Photo exhibits and live music, an on-the-spot writing class and a Happy Hour with poems on demand: Welcome to The Porch, Miami Book Fair’s outdoor pop-up lounge. Set on the corner of Northeast Third Street and Second Avenue from Nov. 12 – 19, The Porch is both a multidisciplinary showcase of local artists and an urban hangout, a place to catch your breath, rest your feet and, perhaps, rediscover the place where we live.
“The Porch is a place where we can all meet, have a dialogue and celebrate our local talent,” said program manager Melissa Messulam. “It’s completely multidisciplinary and we’re placing it in the town center of what is an iconic event in Miami.”
In this year’s program, every evening at The Porch has a loosely defined theme: Monday has an accent on queer culture; Tuesday, the sounds, sights and flavors of the Caribbean; and on Thursday, Noir, Miami style. (Check the Book Fair’s program for details.) It is built on collaborations with local cultural organizations such as Miami Light Project ; Ayiti Images; O, Miami; Circ X and Reading Queer, many of them Knight Arts Challenge winners.
The music program includes a “sneak peak” of Miami Light Project’s and Miami Theater Center’s presentation Nov. 16-18, of Philadelphia’s cabaret group The Bearded Ladies (a Philadelphia Knight Arts Challenge winner); DJ Le Spam and the Spam Allstars, the avant-dance duo Afrobeta and singer Inez Barlatier.
Two events highlight the broad range of experiences in this year’s offerings.
The Exchange For Change Speak Out, on Nov. 18, will share texts from the program’s incarcerated writers and offer an opportunity to Book Fair visitors to respond to their work. The program, which started in 2014 with one class at Dade Correctional Institution, is currently teaching 24 classes in five different institutions and, said Kathie Klarreich, chair of the board of Exchange For Change. It has since “graduated over 500 students.”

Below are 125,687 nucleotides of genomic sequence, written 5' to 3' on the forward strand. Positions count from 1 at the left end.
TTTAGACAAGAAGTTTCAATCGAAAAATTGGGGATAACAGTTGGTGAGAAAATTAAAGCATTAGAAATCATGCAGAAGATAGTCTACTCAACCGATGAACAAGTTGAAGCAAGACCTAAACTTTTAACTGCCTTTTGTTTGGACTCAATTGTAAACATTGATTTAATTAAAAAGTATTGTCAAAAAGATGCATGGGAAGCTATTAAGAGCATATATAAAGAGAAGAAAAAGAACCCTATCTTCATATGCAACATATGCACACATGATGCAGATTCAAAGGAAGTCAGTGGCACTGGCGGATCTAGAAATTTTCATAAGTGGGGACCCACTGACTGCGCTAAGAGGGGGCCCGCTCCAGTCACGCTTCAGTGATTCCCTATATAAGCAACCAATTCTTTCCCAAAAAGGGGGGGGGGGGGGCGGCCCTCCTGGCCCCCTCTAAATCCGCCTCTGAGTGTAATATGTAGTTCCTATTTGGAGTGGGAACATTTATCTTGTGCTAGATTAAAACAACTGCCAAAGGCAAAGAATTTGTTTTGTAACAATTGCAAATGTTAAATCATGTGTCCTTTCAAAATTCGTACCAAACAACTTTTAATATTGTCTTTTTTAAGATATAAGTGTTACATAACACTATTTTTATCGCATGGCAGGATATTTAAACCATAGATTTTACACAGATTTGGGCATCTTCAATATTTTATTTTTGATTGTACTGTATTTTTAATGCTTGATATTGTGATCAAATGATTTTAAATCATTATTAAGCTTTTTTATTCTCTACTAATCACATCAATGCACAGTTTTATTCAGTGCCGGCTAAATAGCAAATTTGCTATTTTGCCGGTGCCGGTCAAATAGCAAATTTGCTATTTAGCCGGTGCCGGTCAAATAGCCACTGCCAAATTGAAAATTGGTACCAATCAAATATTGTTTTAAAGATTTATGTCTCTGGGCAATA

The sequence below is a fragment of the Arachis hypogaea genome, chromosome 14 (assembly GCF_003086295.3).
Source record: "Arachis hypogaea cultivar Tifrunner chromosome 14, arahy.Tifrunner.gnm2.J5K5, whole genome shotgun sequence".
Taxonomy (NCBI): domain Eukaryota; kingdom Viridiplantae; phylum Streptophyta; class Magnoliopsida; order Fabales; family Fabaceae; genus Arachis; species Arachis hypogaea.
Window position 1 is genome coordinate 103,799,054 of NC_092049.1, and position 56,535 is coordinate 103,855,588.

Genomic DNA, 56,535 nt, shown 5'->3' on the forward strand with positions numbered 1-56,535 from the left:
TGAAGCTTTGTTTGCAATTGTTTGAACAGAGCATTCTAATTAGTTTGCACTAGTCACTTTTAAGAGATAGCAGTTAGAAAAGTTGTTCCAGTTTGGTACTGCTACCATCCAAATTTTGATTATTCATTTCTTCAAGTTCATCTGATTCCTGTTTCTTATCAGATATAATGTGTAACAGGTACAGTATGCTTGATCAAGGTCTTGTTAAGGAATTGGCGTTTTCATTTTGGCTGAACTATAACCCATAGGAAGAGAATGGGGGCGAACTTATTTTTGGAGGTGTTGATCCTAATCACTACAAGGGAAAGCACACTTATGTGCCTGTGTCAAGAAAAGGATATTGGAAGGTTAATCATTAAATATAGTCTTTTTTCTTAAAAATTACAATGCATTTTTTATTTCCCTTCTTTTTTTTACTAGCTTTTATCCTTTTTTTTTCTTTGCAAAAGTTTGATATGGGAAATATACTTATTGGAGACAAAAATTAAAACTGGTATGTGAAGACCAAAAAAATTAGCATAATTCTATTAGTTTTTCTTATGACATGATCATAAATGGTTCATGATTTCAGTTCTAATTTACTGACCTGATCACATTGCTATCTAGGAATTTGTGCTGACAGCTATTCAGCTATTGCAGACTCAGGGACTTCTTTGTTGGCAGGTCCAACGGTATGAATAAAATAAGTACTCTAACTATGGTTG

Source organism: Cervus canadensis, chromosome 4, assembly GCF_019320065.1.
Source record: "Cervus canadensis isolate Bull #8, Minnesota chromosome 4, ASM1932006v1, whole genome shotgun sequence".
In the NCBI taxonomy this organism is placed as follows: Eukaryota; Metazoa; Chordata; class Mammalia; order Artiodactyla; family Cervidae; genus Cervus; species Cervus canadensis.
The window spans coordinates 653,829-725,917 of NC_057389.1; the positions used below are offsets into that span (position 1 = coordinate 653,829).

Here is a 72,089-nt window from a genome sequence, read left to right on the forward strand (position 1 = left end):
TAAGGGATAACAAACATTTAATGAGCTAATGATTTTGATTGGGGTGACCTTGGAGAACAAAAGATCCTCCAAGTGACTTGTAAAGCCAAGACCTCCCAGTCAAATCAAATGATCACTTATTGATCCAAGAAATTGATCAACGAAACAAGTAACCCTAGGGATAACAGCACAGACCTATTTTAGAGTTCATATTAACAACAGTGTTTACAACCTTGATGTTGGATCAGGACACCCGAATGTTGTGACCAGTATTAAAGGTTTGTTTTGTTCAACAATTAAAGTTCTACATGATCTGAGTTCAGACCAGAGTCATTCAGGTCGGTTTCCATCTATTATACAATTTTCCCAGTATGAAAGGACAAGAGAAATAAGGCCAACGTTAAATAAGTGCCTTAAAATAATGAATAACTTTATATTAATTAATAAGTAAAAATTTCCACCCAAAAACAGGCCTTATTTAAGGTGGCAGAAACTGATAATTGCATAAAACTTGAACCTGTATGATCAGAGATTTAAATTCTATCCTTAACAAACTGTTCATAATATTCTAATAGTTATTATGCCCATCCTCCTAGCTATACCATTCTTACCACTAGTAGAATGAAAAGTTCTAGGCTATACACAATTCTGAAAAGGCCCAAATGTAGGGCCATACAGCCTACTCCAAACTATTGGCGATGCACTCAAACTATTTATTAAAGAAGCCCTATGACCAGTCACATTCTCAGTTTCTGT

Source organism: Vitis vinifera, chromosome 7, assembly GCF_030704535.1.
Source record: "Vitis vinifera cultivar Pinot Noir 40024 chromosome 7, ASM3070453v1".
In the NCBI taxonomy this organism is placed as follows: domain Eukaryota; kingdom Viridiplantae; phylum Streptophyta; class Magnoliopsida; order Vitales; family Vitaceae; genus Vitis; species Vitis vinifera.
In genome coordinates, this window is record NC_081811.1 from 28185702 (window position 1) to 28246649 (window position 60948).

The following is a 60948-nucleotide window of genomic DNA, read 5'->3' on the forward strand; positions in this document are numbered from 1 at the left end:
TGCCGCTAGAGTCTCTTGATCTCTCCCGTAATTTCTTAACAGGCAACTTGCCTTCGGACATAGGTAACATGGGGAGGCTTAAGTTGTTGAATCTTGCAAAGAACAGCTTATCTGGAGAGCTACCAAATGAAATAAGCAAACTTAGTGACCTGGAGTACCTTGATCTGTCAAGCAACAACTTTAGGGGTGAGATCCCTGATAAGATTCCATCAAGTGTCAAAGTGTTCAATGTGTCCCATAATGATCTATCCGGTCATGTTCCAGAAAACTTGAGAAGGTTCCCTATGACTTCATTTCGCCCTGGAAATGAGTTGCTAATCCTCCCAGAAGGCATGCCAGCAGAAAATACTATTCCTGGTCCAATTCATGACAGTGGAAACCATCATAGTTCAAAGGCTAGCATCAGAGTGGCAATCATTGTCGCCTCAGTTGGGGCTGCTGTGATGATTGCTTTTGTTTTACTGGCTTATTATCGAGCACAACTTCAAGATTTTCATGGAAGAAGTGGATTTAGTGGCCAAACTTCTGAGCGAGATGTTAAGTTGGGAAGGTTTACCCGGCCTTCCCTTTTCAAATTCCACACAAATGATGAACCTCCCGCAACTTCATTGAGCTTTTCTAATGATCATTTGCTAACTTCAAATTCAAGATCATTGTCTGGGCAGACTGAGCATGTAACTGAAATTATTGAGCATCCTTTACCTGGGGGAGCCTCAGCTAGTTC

“Part of our mission is to bring the voices from the inside out,” explained Klarrich. “So we are really thrilled to be able to do that and to have their stories presented by formerly incarcerated students and family and friends of currently incarcerated students. And then also we will have a chance for the audience to respond to what they hear and take their responses back inside so that the writers will get to hear what the public thinks of their work.”
Members of the audience will be able to record their responses or actually write it on a provided postcard, an opportunity to address the writer or offer a response to the program.
Meanwhile, The BBQ Men and Women of Goulds, is, as Messulam noted, “a full sensory experience” including an exhibit by photographer and Arts Challenge winner Symone Titania Major, related sounds (available on a channel in the Silent Poetry Disco), and, on opening night, Nov. 12, a sampling of the real thing: Goulds’ own barbecue.
“My father was born and raised here,” Major said of Goulds, the predominantly African-American neighborhood between Palmetto Bay and Homestead. “We’re actually living in my grandmother’s house now. I used to live in the Colonial area but moved to Goulds in high school. So we went from an area that’s very family oriented to an area that can be very violent. I was tired of looking at all the negative things in my neighborhood so I decided to find something positive about my community.”
What she found late one night, driving back from work, was a cloud of smoke that led her to a group of “about 30” BBQ vendors set up in corners in an area of Goulds — just as they had been doing for 50 years.
“They set up every weekend, every night until maybe about four in the morning, cooking,” she said. Little by little, she got to know them and built trust. “Everyone grabs their own corner and it’s not that they were friends at first, they were all strangers [to each other], but they found common ground in their cooking, they built these relationships and now they reach out to people who might have questions or might need help with something. They even counseled me. It’s very therapeutic to go and speak to them because they have seen so much. They’re out in the neighborhood, they talk to everybody and they can give so much advice and just to kind of give you an example. They were so interesting, and their hospitality was so amazing. To be in an area that is so filled with negative things, and be out there spreading positivity is amazing. It is a community within a community. Here was my positive story.”
Working with her sister, Quiana Raja Major as assistant photographer and sound recorder, they set out to “really bring an authentic vibe of Goulds to the entire Miami area,” said Major.
Now, with “The Unvoiced Community: BBQ Men and Women of Goulds,” audiences “will be able to put on headphones, turn to our channel, look at the pictures and hear the conversations, the music and the different soundscapes — and of course have some barbecue. I want to really give an idea of what it would be like to come to one of the tents, because a lot of people in Miami aren’t familiar with the area. So if you are hungry, and you want some barbecue, come on down South and get some real food. That way we bring some more income into the community as well.”
Fernando González is a Miami based arts and culture writer and critic.